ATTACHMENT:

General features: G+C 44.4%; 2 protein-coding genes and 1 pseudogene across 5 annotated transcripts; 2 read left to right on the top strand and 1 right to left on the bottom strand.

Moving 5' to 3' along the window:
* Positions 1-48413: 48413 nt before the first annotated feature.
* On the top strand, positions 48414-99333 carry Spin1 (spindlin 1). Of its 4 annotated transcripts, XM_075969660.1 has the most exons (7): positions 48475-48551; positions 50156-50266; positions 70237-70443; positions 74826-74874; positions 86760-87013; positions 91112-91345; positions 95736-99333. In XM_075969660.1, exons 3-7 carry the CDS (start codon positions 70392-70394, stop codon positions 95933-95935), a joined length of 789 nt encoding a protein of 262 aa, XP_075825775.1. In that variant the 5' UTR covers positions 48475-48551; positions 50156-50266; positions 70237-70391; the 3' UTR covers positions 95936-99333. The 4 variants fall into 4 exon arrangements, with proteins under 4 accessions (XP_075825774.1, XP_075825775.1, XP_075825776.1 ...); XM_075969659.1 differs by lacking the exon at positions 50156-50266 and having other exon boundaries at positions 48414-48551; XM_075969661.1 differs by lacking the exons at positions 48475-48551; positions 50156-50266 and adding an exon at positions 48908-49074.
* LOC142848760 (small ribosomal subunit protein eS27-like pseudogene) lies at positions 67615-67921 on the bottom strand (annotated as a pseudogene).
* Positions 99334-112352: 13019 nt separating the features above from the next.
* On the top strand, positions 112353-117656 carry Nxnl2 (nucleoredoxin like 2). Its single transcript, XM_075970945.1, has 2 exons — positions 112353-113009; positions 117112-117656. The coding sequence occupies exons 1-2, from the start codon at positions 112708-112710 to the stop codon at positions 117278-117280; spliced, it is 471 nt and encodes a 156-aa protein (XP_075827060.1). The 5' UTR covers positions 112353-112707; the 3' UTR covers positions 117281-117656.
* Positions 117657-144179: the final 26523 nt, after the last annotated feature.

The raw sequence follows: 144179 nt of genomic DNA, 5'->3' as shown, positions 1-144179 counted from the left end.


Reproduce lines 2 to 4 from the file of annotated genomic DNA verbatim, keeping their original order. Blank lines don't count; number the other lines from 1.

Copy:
Moving 5' to 3' along the window:
* Positions 1-48413: 48413 nt before the first annotated feature.
* On the top strand, positions 48414-99333 carry Spin1 (spindlin 1). Of its 4 annotated transcripts, XM_075969660.1 has the most exons (7): positions 48475-48551; positions 50156-50266; positions 70237-70443; positions 74826-74874; positions 86760-87013; positions 91112-91345; positions 95736-99333. In XM_075969660.1, exons 3-7 carry the CDS (start codon positions 70392-70394, stop codon positions 95933-95935), a joined length of 789 nt encoding a protein of 262 aa, XP_075825775.1. In that variant the 5' UTR covers positions 48475-48551; positions 50156-50266; positions 70237-70391; the 3' UTR covers positions 95936-99333. The 4 variants fall into 4 exon arrangements, with proteins under 4 accessions (XP_075825774.1, XP_075825775.1, XP_075825776.1 ...); XM_075969659.1 differs by lacking the exon at positions 50156-50266 and having other exon boundaries at positions 48414-48551; XM_075969661.1 differs by lacking the exons at positions 48475-48551; positions 50156-50266 and adding an exon at positions 48908-49074.